July 3, 2013 by Danielle Harris
This week we gained access to a third car which freed my schedule up considerably. Elsa, with her sisters in tow, can now follow her busy schedule without running her ragged mother to death. Monday and Tuesday mornings passed quietly with my efforts to write 2000 words a day on The Isle of the Dead. The mornings were quiet, strangely quiet. I have often longed for lengths of time for quiet.
Soon, it was too quiet. I fidgeted. I rotated the laundry and emptied the dishwasher. I banged around and turned on a book on CD. I was positively restless. I did not know what to do with myself. For ten years, I have spent my summers ushering my daughters to tennis practices. Now, what was I to do? The answer was Write, of course! I did. Still, an emptiness settled over the house. A pall descended upon my quietude and ruined it.
My addiction to running children around to activities began in the cabin high up in the Ochoco Mountains when any excuse served to get me out in the world with my children. Looking back, the forced solitude in those mountains is bathed in a romantic hue. I remember the walks along the forest paths. The little knees kneeling to examine forest flowers. The snow covering the porch. The girls playing along the creek. The rope swing dangling from the aspen tree. They were days of utter simplicity. Getting the children to bed by seven was my most difficult task.
If I tell myself to think objectively, however, I was lonely, too. Perhaps all stay-at-home mothers feel the natural isolation stemming from following nursing and napping schedules with multiple little ones. But the lonely mountains compounded my isolation. True, I had some neighbors but people who live in the mountains understand we live in the mountains for a reason. Privacy is an implied rule. Mountain-dwellers are not unkind though there is no Southern hospitality with neighbors bringing over iced tea to welcome you. You knock on the door in great need or dire emergency … a cougar or bear sighted, a lost dog, an accident.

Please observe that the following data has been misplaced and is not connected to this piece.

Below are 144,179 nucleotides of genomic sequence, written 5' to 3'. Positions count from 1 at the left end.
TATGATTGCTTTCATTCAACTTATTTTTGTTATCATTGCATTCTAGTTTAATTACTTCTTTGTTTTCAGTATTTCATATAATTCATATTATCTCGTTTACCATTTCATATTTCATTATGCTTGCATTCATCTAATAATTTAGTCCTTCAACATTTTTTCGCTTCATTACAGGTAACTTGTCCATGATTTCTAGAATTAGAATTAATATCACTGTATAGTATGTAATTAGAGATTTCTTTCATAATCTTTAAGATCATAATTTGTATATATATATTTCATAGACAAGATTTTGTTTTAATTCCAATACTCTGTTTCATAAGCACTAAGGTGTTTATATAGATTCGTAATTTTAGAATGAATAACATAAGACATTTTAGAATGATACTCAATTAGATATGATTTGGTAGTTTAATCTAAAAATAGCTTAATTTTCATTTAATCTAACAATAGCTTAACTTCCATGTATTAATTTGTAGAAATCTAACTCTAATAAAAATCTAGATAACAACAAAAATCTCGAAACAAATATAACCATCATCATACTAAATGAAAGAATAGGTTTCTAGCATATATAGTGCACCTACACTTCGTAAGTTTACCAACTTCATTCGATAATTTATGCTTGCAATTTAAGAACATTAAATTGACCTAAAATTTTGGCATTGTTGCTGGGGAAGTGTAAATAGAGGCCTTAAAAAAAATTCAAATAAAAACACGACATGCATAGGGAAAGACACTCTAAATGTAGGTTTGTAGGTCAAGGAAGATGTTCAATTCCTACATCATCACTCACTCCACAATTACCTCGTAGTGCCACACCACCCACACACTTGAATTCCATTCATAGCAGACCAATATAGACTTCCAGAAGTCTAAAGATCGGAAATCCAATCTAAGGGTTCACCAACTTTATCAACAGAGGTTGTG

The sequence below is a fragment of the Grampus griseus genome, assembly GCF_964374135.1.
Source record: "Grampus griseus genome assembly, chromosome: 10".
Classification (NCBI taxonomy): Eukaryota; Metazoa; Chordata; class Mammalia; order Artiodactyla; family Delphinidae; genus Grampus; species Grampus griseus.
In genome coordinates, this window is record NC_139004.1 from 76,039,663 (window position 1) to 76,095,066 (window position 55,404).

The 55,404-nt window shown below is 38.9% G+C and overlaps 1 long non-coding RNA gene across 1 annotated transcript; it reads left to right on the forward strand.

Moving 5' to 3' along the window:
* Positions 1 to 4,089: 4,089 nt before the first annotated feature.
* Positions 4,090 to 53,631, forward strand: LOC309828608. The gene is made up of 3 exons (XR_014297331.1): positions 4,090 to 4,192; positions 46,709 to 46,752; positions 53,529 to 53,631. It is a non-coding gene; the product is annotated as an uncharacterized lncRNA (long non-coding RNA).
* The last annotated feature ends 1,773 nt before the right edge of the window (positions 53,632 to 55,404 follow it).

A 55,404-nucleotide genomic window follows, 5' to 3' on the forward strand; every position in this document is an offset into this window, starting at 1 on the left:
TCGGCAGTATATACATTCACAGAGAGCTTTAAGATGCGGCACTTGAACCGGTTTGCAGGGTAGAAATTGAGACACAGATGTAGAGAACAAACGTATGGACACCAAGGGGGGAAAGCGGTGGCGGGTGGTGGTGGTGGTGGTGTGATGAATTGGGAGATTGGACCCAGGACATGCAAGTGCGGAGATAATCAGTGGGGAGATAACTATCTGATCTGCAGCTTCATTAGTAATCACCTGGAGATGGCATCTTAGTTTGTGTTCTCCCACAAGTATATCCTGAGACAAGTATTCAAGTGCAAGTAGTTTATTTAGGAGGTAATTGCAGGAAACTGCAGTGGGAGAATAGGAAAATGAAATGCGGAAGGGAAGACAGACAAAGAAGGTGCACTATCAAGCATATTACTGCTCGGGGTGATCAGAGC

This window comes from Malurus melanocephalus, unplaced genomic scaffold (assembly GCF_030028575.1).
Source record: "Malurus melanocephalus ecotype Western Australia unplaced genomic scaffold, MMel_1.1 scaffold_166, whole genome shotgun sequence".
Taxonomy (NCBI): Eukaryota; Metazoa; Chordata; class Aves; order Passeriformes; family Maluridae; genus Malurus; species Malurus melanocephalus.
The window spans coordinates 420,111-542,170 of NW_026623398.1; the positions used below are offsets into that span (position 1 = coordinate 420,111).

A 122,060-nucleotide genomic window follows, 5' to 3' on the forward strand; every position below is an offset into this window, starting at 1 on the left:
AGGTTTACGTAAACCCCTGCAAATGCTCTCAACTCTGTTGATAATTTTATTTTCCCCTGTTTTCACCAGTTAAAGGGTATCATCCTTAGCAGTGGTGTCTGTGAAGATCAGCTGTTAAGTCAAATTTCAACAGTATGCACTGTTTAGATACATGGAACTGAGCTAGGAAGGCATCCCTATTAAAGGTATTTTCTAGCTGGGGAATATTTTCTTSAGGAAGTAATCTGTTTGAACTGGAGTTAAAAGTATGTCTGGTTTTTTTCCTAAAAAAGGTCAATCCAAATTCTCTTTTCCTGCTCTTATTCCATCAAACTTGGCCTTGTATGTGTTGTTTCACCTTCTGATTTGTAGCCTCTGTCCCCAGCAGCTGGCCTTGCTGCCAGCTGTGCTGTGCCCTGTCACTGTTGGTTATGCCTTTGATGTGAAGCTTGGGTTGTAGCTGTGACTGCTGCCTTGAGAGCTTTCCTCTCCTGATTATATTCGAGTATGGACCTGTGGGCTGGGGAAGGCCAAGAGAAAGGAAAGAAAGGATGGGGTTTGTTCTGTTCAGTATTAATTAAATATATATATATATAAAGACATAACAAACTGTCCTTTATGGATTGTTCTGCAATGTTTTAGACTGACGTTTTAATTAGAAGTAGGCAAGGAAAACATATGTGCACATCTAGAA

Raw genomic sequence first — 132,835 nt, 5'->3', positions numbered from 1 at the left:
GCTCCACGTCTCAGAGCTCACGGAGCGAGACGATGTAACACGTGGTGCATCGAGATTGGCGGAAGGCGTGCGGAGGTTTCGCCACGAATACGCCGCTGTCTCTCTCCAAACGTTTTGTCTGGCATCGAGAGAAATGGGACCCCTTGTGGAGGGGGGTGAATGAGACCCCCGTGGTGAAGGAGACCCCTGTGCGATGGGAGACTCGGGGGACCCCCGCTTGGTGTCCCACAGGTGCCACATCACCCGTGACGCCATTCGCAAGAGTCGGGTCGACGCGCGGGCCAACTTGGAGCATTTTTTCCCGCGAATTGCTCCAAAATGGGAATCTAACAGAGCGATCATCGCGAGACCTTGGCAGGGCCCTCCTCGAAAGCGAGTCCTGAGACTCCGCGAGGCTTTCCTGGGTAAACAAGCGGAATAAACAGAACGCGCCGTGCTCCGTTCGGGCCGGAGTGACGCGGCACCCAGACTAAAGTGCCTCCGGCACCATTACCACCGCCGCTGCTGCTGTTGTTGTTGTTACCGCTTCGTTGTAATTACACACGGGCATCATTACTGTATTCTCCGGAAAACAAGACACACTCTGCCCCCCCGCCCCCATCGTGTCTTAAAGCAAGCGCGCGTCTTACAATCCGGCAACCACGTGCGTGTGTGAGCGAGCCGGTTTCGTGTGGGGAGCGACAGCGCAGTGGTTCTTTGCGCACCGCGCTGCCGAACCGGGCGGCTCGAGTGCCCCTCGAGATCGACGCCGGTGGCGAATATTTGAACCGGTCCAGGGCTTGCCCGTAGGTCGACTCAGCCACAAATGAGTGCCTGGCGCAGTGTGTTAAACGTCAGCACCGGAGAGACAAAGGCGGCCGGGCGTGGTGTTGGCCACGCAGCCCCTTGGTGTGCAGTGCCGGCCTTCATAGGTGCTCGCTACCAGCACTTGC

In the long, lonely days I discovered reasons to visit the little town a half an hour away. Tennis was a cheap and enjoyable diversion which lasted a month at a time. All other activities were twice as expensive for half as long. Tennis filled our summers.
Now I am left alone. I am thankful for the transition, for the gift of time to myself. I am also uncomfortable. I am a Rip Van Winkle, waking to find the years are gone. I feel the pain of irrelevance. The widening gap of relating to the new world. The rug of “how things are” being pulled from under my feet by progress.
I am exaggerating, perhaps, a little. I speak of feelings, not of realities. I wish I would have cultivated more sacred idleness in my life — especially, these last four years when we had so little structure on which to hang memories upon.
If I had given more time to sacred idleness I would know my reflection in the pool of water. I would recognize the world in which I live.
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